I want to sew, Where do I start? Part I

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Sewing opens up a world of possibilities when it comes to your family's wardrobe, allows your creative vision to come to life, and is a great way to spend all that extra money you have lying around. (Kidding! You can get started with very little.) These posts contain affiliate links.

Before you go all in, decide on a budget for your inital purchases. Once you decide sewing is definitely for you, then you can decide whether you would like to invest more. There are couple of items that are MUST haves for sewing, and many more that are helpful but not absolutely necessary.

Don't worry if you don't understand all of the vocabulary here. We will cover a lot of it later. 

 

MUST HAVE: Fabric shears. Sharper and constructed differently from paper and other craft scissors, and you will definitely notice a difference when they cut through fabric like butter.

save: Singer 561 561 8-1/2-Inch Professional Series Scissors Heavy Duty Bent 

splurge: Gingher 8-Inch Knife Edge Dressmaker's Shears

Nice to have: Rotary cutter. Much easier on the wrist, especially for large projects. Added bonus is that they create very smooth lines. The downside is that the blades need to be changed every so often or they stop working. 

save: Fiskars 45 mm Stick Rotary Cutter

splurge: Olfa Deluxe Rotary Cutter (60mm)

 

MUST HAVE: Sewing needles. While kind of a no-brainer, sewing needles are sort of by definition necessary for sewing. Look for a set with different sizes and a threader all in a case. 

save: Singer Assorted Hand Needles in Compact, 25-Count

Nice to have: A sewing machine. You can definitely sew entirely by hand, but it is time consuming and more difficult to be precise. There is nothing wrong with finding a used sewing machine, just make sure it works before you drive it off the lot. You can also find a machine for beginners. Brother is a popular entry level brand.

save: Brother XM2701 Lightweight, Full-Featured Sewing Machine with 27 Stitches, 1-Step Auto-Size Buttonholer, 6 Sewing Feet, and Instructional DVD 

splurge: Janome 4120QDC-B Computerized Quilting and Sewing Machine with Bonus Quilt Kit

 

MUST HAVE: Pins. While you are sewing a seam, you will need something to hold the pieces of fabric in line. Try to get the kind with glass heads so that they won't melt when you iron. 

save: Dritz 250 Piece Quilting Extra Fine Glass Head Pins

Nice to have: Clips. Safer than pins, but more expensive. Great for thicker fabrics. You would still need pins for any fabrics that won't be attached at the seam (for example, applique or topstitching).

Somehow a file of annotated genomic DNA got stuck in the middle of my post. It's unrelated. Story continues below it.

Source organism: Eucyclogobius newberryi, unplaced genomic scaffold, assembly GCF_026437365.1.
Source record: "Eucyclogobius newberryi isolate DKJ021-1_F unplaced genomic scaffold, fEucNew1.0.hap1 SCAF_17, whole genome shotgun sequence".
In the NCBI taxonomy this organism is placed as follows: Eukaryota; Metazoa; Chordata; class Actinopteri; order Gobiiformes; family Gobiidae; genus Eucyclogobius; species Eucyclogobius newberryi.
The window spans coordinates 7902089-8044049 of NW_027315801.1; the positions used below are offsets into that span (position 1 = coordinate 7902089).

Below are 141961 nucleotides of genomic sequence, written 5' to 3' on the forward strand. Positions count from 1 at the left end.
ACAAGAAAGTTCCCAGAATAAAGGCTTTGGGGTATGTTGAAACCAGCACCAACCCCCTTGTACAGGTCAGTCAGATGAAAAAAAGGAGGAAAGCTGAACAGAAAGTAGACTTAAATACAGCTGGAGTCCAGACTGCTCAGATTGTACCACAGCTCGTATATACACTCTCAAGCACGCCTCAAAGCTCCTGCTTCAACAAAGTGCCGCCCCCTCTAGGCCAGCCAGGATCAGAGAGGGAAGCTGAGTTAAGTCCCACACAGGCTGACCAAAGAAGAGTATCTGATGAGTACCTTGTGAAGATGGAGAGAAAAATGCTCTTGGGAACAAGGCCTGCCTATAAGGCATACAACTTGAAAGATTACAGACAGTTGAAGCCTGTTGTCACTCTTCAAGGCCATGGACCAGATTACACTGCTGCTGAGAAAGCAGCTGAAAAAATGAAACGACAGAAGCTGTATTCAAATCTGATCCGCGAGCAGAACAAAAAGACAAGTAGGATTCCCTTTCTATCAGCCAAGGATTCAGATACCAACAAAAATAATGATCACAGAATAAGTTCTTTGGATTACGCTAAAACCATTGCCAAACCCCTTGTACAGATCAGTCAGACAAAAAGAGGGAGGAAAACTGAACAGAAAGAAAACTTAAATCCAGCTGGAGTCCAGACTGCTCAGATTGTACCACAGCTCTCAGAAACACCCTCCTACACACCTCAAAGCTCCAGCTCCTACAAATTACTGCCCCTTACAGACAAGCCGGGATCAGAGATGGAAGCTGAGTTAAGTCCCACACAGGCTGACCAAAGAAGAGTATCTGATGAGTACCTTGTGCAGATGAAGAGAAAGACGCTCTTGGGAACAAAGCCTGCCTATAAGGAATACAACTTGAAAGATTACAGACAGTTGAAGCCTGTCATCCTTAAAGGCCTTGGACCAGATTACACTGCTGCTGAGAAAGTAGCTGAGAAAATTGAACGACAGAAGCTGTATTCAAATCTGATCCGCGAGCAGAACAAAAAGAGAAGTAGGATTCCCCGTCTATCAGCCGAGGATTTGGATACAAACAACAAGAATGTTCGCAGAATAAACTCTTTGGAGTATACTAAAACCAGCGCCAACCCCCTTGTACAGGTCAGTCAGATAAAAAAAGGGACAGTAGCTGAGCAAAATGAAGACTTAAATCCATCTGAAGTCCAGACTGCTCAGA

save: IPOW 100 PCS-2 Sizes Plastic Clips Multicolor for Sewing Clips,Crafting,Crochet and Knitting,All Purpose Clips for Quilting Binding Clips,Paper Clips,Blinder Clips

 

MUST HAVE: A tailors tape. Before you sew clothing, you will need to use your (or your models) measurements to choose a size according to the sizing chart that comes with the pattern. Tailors tape is flexible, so you can wrap it around where you need to measure.  You will also need a way to measure the seam allowance (which we'll cover next time) , and while you can use a hem ruler, before you dive in, you can use a tailors tape. 

save: Singer 96-Inch Extra Long Vinyl Tape Measure

Nice to have: Quilters ruler. For long, straight lines including bands for necklines and waistbands, nothing beats a quilters ruler. They come in many different widths and lengths. I recommend 24" by 6", which is long and wide enough to do most clothing projects (even if you have to fold the fabric and then cut... we'll cover that later

The one I have :) Omnigrip 6-Inch-by-24-Inch Non-Slip Quilter's Ruler

MUST HAVE: Fabric. You really cant sew without fabric. Hit your nearest fabric or craft store and look for muslin fabric. This lightweight and inexpensive fabric is perfect for practicing all sorts of stitches without breaking the bank. Muslin is also a term for a first draft of a pattern that you may make up to check for fit before using your *nice* fabric.

Nice to have: A variety of fabrics to work with. Muslin is athin,  woven material. Woven is a popular choice for beginning sewists since it doesn't stretch along the grainlines. Once you are comfortable with different stitches, its time to invest in other types of fabric. The two major categories are woven and knit (more on the differences later), but within those categories there are many different fibers and construction methods. Woven includes jeans, burlap, quilte's fabric, and shirting. Knits include jersey, swim, brushed poly, and wicking layers. It's good to get familiar with the different types so that when you start sewing you will know what you're working with. 

 

Next time, we will talk about some lingo and techniques!

 

What's your MUST HAVE item for sewing? Anything that you would add to this list?